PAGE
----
Big news for those still following the city's prolonged red light camera debacle: Mayor Rahm Emanuel's administration has agreed that Chicago will fork over a $38.75 million settlement in the 2015 class-action lawsuit alleging that the city didn't give proper notice to some drivers who received violations between 2010 and 2015, according to a report from the Chicago Tribune.
The land of hipster dive bars and organic, fair-trade coffee also has one of Chicago's most vibrant shopping scenes. Far from the cookie-cutter chain stores you'll find on Michigan Avenue, Wicker Park and Bucktown offer trendy boutiques, vintage clothing stores, record stores, thrifty gifts and a lot more, all with plenty of quirks and personality. RECOMMENDED: Wicker Park and Bucktown guide
Last night, 14 of Chicago's best burgers competed for our hearts (and stomachs) at Battle of the Burger, but only one restaurant could walk away with the winning title. Hundreds of burger fanatics showed up to Daley Plaza to sample the competition, enjoy sips from Guinness Blonde Lager, spice things up at the Cholula Hot Sauce Flavor Station and dance off those calories as Go Go Gadjet hit the stage.
Muck Rack makes it simple to find people, tweets, or articles that mention any name, keyword, company, hashtag etc. We've compiled this guide to help you make the most of your search.
Selecting a term
Start searching tweets, articles from media outlets, articles mentioned in tweets, journalists'
names, titles and bios with some suggested searches:
Companies or Topics (e.g. iPhone, Microsoft)
Phrases (e.g. "cloud computing") — use quotes to keep the terms together
Twitter handles (e.g. @username) — returns those who have mentioned or replied to
Names (e.g. "David Pogue")
Hashtags (e.g. #sxsw, #london2012)
Bio details (e.g. vegan, Olympics, father)
Muck Rack's Advanced Search allows for many boolean operators.
Find results that mention multiple specified terms, use AND or
+. For example, ensure each result contains both Elon Musk and Mark Zuckerberg by
searching Obama AND Romney or Obama + Romney.
Use the operators OR or , to broaden your search when you'd like either of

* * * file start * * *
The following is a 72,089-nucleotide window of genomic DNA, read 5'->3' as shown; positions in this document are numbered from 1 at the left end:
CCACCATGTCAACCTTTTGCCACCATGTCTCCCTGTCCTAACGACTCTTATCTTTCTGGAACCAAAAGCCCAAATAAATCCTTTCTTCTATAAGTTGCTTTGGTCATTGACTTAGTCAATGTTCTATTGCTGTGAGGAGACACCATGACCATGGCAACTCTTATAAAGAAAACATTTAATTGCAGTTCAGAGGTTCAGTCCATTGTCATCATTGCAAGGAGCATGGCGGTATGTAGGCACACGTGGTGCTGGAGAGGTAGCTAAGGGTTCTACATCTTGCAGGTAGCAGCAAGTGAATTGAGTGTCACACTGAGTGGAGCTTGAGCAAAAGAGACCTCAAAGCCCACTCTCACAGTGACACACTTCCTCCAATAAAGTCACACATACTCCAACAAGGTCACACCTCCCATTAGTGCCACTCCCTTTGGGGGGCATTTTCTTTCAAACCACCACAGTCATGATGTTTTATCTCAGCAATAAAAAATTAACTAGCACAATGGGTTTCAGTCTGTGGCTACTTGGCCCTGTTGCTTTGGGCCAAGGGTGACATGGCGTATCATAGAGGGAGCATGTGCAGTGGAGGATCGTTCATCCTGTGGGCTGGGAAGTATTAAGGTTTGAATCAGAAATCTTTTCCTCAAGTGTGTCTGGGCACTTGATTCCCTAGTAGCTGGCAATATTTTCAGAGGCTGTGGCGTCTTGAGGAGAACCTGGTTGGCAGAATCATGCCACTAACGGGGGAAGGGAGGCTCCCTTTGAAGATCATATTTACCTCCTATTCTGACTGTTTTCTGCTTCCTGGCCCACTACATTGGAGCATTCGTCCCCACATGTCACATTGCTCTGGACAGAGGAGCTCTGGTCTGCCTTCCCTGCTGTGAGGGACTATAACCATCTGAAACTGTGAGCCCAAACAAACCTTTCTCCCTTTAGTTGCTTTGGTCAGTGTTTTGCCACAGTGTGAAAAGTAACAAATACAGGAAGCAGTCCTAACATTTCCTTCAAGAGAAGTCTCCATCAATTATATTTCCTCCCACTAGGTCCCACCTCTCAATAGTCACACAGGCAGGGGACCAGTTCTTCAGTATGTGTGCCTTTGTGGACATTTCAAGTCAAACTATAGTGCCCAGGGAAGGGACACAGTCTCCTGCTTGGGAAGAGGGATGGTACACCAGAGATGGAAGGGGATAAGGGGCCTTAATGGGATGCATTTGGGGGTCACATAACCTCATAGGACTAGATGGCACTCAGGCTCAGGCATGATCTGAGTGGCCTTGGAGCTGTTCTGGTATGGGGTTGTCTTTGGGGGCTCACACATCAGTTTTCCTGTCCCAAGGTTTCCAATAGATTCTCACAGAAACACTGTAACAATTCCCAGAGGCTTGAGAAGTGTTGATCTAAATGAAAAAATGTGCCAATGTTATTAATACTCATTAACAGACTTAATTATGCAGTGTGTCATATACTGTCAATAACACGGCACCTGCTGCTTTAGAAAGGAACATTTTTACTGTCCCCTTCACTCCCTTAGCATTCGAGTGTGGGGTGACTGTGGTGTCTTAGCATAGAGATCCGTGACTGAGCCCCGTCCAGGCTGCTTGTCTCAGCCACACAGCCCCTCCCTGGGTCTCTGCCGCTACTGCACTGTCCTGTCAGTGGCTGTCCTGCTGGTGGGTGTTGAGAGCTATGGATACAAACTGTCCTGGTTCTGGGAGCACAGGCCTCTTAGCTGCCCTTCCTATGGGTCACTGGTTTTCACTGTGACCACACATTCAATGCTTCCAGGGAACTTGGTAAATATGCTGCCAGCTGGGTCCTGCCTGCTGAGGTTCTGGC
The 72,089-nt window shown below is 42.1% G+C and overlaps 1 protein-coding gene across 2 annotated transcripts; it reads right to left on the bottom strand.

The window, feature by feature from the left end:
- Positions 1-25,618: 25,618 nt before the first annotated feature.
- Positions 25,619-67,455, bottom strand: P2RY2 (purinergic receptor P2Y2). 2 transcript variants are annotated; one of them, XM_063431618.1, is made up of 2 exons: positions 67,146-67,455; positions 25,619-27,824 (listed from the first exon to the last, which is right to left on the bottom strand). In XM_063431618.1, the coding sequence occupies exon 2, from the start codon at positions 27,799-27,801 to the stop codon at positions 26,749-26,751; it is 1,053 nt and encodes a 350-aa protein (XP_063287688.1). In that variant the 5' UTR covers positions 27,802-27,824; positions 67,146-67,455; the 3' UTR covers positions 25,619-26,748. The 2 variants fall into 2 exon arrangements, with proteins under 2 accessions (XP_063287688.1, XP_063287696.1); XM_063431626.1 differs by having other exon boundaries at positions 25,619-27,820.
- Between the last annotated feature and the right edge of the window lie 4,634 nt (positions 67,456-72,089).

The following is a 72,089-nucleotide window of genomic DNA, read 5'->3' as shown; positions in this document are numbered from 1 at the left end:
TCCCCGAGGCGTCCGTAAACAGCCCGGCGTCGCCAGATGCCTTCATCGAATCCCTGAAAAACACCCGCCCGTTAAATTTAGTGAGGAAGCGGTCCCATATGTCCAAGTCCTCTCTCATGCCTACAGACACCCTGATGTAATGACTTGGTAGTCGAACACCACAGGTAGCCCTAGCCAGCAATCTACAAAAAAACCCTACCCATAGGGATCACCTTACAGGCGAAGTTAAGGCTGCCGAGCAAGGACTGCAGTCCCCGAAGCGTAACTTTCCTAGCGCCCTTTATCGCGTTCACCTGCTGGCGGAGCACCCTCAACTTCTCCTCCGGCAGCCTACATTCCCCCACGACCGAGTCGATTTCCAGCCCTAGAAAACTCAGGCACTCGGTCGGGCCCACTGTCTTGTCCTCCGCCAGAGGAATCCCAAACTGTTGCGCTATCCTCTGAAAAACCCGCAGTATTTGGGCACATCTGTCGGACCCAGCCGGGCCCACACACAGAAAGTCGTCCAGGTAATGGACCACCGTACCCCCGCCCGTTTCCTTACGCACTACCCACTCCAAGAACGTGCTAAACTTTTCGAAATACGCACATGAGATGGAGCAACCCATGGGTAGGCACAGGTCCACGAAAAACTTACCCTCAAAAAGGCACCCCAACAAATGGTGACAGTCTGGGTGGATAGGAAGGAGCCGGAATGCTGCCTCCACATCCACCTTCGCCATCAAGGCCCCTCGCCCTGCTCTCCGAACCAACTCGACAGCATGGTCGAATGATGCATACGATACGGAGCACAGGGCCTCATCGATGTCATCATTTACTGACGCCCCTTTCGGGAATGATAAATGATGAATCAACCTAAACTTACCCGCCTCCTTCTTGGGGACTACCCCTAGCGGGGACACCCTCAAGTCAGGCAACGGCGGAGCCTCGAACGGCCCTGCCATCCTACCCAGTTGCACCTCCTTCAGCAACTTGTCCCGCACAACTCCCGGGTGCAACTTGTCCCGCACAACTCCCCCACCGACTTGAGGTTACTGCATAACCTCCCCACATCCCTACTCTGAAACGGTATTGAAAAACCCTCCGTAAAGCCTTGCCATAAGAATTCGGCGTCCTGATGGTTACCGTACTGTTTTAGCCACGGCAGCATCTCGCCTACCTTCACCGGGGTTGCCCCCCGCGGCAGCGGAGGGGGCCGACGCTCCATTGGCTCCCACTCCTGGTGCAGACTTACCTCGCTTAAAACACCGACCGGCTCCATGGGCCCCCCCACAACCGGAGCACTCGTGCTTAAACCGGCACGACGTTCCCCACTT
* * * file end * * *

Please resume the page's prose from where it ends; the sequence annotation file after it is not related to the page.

multiple terms to appear in results. (This is the default behavior of our search when no operators
are used.) For example, search for democrat OR republican to find results that refer to
Democrats and/or Republicans.
Use NOT or - to subtract results from your search. For
example, searching Disney will yield results about the Walt Disney Company as well as Walt Disney
World Resort. To exclude mentions of Disney World, search for Disney -World or Disney
When using one of these operators with a phrase, enclose it in quotation marks. For example, you can
find results about smartphones excluding Apple's iPhone 4S by searching smartphone -"iPhone
Exact case matching or punctuation
If you're searching for a brand name or keyword that relies on specific punctuation marks or capitalization, you can
find results that match your exact query by adding matchcase: before the keyword you're searching for, like matchcase:E*TRADE .
Use parentheses to separate multiple
boolean phrases. For example, to find journalists talking about having fun in Disney World or
Disneyland, search for ("disney world" OR disneyland) AND fun.
An asterisk can be used to search for any variation of a root word truncated by the asterisk. For example, searching for admin* will return results for administrator, administration, administer, administered, etc.
A near operator is an AND operator where you can control the distance between the words. You can vary the distance the near operation uses by adding a forward slash and number (between 0-99) such as strawberries NEAR/10 "whipped cream", which means the strawberries must exist within 10 words of "whipped cream".